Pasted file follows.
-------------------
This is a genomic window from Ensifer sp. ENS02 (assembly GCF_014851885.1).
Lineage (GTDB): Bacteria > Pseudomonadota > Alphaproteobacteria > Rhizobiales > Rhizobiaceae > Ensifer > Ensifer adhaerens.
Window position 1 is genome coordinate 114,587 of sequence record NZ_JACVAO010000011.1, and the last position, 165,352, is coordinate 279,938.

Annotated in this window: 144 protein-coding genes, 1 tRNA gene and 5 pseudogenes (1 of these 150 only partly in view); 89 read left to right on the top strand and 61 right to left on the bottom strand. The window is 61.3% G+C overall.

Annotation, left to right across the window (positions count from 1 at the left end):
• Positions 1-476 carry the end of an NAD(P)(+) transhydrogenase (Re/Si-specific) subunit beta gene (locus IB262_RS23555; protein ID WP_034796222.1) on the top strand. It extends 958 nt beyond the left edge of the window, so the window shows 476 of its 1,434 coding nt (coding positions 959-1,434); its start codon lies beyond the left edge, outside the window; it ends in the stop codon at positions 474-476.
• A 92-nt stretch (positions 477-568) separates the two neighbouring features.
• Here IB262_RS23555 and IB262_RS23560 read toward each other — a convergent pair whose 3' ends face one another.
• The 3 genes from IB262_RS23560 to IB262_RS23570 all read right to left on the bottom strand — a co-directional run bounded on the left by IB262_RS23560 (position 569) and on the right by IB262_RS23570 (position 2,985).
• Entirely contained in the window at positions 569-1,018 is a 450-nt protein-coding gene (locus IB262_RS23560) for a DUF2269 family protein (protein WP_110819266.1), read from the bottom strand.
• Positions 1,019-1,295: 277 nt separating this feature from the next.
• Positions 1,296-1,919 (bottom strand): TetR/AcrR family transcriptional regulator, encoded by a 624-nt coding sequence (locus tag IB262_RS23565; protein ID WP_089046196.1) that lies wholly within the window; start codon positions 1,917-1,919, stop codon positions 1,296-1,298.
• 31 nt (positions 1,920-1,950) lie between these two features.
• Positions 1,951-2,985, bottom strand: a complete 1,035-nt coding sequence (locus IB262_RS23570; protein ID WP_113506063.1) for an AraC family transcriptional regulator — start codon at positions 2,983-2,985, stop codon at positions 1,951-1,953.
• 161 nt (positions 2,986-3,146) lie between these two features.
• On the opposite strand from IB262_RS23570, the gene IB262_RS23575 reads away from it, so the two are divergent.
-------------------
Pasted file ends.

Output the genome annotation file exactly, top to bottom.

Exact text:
This is a genomic window from Ensifer sp. ENS02 (assembly GCF_014851885.1).
Lineage (GTDB): Bacteria > Pseudomonadota > Alphaproteobacteria > Rhizobiales > Rhizobiaceae > Ensifer > Ensifer adhaerens.
Window position 1 is genome coordinate 114,587 of sequence record NZ_JACVAO010000011.1, and the last position, 165,352, is coordinate 279,938.

Annotated in this window: 144 protein-coding genes, 1 tRNA gene and 5 pseudogenes (1 of these 150 only partly in view); 89 read left to right on the top strand and 61 right to left on the bottom strand. The window is 61.3% G+C overall.

Annotation, left to right across the window (positions count from 1 at the left end):
• Positions 1-476 carry the end of an NAD(P)(+) transhydrogenase (Re/Si-specific) subunit beta gene (locus IB262_RS23555; protein ID WP_034796222.1) on the top strand. It extends 958 nt beyond the left edge of the window, so the window shows 476 of its 1,434 coding nt (coding positions 959-1,434); its start codon lies beyond the left edge, outside the window; it ends in the stop codon at positions 474-476.
• A 92-nt stretch (positions 477-568) separates the two neighbouring features.
• Here IB262_RS23555 and IB262_RS23560 read toward each other — a convergent pair whose 3' ends face one another.
• The 3 genes from IB262_RS23560 to IB262_RS23570 all read right to left on the bottom strand — a co-directional run bounded on the left by IB262_RS23560 (position 569) and on the right by IB262_RS23570 (position 2,985).
• Entirely contained in the window at positions 569-1,018 is a 450-nt protein-coding gene (locus IB262_RS23560) for a DUF2269 family protein (protein WP_110819266.1), read from the bottom strand.
• Positions 1,019-1,295: 277 nt separating this feature from the next.
• Positions 1,296-1,919 (bottom strand): TetR/AcrR family transcriptional regulator, encoded by a 624-nt coding sequence (locus tag IB262_RS23565; protein ID WP_089046196.1) that lies wholly within the window; start codon positions 1,917-1,919, stop codon positions 1,296-1,298.
• 31 nt (positions 1,920-1,950) lie between these two features.
• Positions 1,951-2,985, bottom strand: a complete 1,035-nt coding sequence (locus IB262_RS23570; protein ID WP_113506063.1) for an AraC family transcriptional regulator — start codon at positions 2,983-2,985, stop codon at positions 1,951-1,953.
• 161 nt (positions 2,986-3,146) lie between these two features.
• On the opposite strand from IB262_RS23570, the gene IB262_RS23575 reads away from it, so the two are divergent.